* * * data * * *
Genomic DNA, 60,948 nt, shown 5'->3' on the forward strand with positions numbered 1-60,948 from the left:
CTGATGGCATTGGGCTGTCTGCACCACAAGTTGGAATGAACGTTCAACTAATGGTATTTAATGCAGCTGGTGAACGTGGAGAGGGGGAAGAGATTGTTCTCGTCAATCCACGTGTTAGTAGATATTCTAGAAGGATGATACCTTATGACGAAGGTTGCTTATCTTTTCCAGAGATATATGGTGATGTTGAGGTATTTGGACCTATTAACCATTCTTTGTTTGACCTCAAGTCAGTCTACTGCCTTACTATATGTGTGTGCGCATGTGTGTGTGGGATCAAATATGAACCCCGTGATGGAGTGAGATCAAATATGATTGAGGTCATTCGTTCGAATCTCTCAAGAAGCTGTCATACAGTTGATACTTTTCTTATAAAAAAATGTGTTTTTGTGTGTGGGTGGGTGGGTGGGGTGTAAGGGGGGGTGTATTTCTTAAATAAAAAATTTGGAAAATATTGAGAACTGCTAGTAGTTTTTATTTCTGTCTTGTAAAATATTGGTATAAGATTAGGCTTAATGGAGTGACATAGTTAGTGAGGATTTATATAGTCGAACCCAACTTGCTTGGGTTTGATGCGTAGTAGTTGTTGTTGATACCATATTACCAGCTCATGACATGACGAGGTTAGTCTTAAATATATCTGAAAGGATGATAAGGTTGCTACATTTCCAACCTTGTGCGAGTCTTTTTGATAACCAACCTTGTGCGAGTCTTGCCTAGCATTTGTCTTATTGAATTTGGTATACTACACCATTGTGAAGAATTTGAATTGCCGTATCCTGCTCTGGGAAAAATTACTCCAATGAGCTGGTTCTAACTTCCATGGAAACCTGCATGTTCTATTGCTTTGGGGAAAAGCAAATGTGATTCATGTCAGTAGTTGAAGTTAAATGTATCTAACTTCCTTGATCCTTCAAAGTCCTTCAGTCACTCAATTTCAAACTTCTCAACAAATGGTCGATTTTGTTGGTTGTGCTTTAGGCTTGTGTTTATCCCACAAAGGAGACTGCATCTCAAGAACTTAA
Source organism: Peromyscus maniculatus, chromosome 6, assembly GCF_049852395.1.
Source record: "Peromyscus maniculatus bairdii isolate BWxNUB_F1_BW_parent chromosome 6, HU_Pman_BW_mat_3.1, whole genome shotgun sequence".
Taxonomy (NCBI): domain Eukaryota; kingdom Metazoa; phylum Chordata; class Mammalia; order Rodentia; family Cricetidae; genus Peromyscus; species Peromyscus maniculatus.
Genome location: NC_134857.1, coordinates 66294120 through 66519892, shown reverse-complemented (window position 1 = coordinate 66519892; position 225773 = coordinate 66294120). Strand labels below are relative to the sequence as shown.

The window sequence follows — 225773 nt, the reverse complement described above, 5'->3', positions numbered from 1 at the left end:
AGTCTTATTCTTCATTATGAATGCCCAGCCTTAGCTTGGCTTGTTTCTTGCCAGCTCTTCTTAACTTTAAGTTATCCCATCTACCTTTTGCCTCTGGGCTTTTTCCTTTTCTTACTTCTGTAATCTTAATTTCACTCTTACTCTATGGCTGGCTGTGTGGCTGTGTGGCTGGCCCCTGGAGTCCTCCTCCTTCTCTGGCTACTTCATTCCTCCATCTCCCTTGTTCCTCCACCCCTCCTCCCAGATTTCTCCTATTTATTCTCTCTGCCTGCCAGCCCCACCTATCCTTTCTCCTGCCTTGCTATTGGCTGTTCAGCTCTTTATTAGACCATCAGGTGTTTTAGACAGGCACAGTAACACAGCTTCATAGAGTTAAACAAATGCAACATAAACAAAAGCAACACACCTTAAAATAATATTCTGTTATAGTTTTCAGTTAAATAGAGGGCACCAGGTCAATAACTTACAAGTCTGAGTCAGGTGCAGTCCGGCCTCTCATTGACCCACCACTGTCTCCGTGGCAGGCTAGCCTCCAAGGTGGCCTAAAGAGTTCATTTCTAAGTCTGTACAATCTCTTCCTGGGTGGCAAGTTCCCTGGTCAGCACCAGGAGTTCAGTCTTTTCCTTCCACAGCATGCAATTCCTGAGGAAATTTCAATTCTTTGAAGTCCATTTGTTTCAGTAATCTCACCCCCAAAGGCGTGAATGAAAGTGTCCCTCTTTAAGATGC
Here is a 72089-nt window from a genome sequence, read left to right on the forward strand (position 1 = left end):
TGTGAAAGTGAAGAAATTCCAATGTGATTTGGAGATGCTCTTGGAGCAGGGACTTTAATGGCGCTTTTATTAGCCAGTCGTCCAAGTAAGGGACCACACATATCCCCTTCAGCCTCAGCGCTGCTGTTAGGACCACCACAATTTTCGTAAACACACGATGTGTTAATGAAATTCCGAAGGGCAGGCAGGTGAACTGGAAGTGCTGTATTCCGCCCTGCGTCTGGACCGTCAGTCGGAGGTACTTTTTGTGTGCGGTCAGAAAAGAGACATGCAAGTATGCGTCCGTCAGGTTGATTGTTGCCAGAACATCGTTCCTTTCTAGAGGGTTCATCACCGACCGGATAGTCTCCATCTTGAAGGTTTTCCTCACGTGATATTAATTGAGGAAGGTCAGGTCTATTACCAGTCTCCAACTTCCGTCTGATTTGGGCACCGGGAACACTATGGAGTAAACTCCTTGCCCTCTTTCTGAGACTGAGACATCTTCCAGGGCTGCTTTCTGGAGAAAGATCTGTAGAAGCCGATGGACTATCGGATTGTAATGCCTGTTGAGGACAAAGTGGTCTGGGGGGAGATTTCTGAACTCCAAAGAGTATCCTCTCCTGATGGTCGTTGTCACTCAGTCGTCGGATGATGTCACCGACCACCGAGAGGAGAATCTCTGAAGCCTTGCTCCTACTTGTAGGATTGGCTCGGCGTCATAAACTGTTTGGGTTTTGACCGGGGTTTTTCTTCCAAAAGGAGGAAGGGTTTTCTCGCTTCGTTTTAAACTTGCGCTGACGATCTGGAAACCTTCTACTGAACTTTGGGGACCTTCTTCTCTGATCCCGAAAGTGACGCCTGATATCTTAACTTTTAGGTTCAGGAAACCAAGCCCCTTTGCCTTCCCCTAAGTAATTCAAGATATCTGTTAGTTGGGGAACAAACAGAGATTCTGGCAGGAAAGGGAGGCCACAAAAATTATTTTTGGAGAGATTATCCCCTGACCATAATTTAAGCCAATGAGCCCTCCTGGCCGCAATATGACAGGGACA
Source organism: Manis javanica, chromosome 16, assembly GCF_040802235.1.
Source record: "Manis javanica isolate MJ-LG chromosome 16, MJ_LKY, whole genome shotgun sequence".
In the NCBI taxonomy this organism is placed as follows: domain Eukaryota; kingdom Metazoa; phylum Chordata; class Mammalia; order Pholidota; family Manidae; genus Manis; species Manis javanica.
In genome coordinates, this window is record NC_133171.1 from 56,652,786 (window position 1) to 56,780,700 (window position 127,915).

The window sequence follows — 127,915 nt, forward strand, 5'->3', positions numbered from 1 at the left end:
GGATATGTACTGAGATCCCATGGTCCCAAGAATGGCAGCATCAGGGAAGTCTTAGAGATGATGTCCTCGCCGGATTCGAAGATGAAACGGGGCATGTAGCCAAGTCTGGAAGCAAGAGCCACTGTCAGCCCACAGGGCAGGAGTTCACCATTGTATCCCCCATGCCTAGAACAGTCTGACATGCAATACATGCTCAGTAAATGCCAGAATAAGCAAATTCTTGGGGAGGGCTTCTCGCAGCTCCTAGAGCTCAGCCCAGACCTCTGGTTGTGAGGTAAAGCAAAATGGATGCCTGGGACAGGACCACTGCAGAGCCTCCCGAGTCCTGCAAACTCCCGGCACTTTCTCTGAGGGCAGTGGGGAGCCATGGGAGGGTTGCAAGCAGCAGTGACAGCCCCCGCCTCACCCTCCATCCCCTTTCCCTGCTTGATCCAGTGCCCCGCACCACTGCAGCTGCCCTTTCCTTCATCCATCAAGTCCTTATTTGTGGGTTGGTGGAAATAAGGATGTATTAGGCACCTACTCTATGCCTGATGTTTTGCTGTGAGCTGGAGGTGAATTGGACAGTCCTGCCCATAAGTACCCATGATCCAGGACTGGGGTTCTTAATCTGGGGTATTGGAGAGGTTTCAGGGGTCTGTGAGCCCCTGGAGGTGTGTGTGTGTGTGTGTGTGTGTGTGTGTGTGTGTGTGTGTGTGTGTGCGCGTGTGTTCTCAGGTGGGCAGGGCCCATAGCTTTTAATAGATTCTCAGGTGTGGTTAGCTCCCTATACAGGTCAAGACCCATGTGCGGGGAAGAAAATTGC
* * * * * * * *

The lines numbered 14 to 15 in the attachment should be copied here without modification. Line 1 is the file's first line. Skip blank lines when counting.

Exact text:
In genome coordinates, this window is record NC_133171.1 from 56,652,786 (window position 1) to 56,780,700 (window position 127,915).

The window sequence follows — 127,915 nt, forward strand, 5'->3', positions numbered from 1 at the left end: